Only 13.5 per cent of the districts were leaders; they were mostly in or next to the old metros of Delhi, Bombay, Madras, Calcutta, Bangalore and Hyderabad. Laggards were even fewer — 11.6 per cent. Slowdowns were 38 per cent and catchups were 37 per cent. In other words, three quarters of the cities were either doing better or worse than average. There was considerable redistribution of lights. Catchups were mostly in two corridors: one ran from Karnataka through Andhra, Jharkhand, Orissa, Bihar and Bengal to Assam and the Northeast; the other covered most of Rajasthan, Himachal, Punjab, Jammu and Kashmir. Laggards were strung in the middle between these two corridors. 

The predominance of catchups and slowdowns implies more even distribution of lights as time passes. This pattern is common across countries. But the pace of equalization is slower in India than in the US or China. Growth in lights could be in previously lighted areas, in areas newly added to cities, or in new cities; 48 per cent of the growth was in old areas, 44 per cent in newly added ones, and 8 per cent in areas unconnected to old cities. Thus, most of the electrification was through better lighting or geographical expansion of existing cities. This is not surprising, for new cities emerge only exceptionally.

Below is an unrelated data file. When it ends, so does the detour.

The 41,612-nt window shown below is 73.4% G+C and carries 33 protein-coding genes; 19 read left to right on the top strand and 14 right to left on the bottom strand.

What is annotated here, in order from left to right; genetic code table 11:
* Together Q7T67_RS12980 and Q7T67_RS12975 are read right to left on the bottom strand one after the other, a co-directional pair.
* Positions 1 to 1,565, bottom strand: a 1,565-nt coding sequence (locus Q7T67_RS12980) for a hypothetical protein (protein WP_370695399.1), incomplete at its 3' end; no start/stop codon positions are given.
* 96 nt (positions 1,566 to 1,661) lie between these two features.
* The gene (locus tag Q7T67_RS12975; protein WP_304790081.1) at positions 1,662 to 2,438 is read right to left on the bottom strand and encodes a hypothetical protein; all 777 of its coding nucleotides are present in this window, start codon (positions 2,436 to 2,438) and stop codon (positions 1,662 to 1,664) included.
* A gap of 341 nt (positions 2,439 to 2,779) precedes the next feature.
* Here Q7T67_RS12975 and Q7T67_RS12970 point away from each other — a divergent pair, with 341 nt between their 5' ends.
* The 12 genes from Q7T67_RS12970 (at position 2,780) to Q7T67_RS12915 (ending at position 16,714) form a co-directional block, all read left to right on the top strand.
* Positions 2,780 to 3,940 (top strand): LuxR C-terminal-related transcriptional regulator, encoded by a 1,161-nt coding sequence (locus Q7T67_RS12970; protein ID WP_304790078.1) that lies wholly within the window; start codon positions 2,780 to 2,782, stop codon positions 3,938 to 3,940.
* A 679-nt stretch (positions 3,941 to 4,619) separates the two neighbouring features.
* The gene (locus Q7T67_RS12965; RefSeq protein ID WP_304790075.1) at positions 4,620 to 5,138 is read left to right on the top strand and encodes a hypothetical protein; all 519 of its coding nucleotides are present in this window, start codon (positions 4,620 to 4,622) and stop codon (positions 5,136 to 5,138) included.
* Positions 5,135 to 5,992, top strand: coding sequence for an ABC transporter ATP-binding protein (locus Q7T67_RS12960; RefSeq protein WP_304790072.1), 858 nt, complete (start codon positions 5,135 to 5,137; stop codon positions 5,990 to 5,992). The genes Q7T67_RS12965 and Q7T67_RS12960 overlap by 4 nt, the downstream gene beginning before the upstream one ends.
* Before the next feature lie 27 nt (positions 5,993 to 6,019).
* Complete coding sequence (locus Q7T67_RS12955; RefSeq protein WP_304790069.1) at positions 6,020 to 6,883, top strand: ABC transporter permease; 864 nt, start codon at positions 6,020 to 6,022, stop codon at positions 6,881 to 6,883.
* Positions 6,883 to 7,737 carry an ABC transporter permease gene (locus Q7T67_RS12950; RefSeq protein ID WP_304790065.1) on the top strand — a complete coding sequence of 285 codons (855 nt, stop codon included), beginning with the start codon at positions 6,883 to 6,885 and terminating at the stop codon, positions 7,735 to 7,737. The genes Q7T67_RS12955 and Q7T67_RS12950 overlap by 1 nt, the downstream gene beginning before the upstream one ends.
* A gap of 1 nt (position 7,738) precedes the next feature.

A city is essentially a piece of land served by infrastructure services such as power, water and transport; and in a densely populated country like India, it is unusual for a large rural piece of land to urbanize. The prominent examples are New Delhi, Chandigarh, Gandhinagar and Amaravati. All four are capitals; all were created by governments by requisitioning land. This is a common pattern across the world. It goes back millennia to the Greeks at least; the Romans were experts and were planning cities with straight roads and round- the- clock water supply.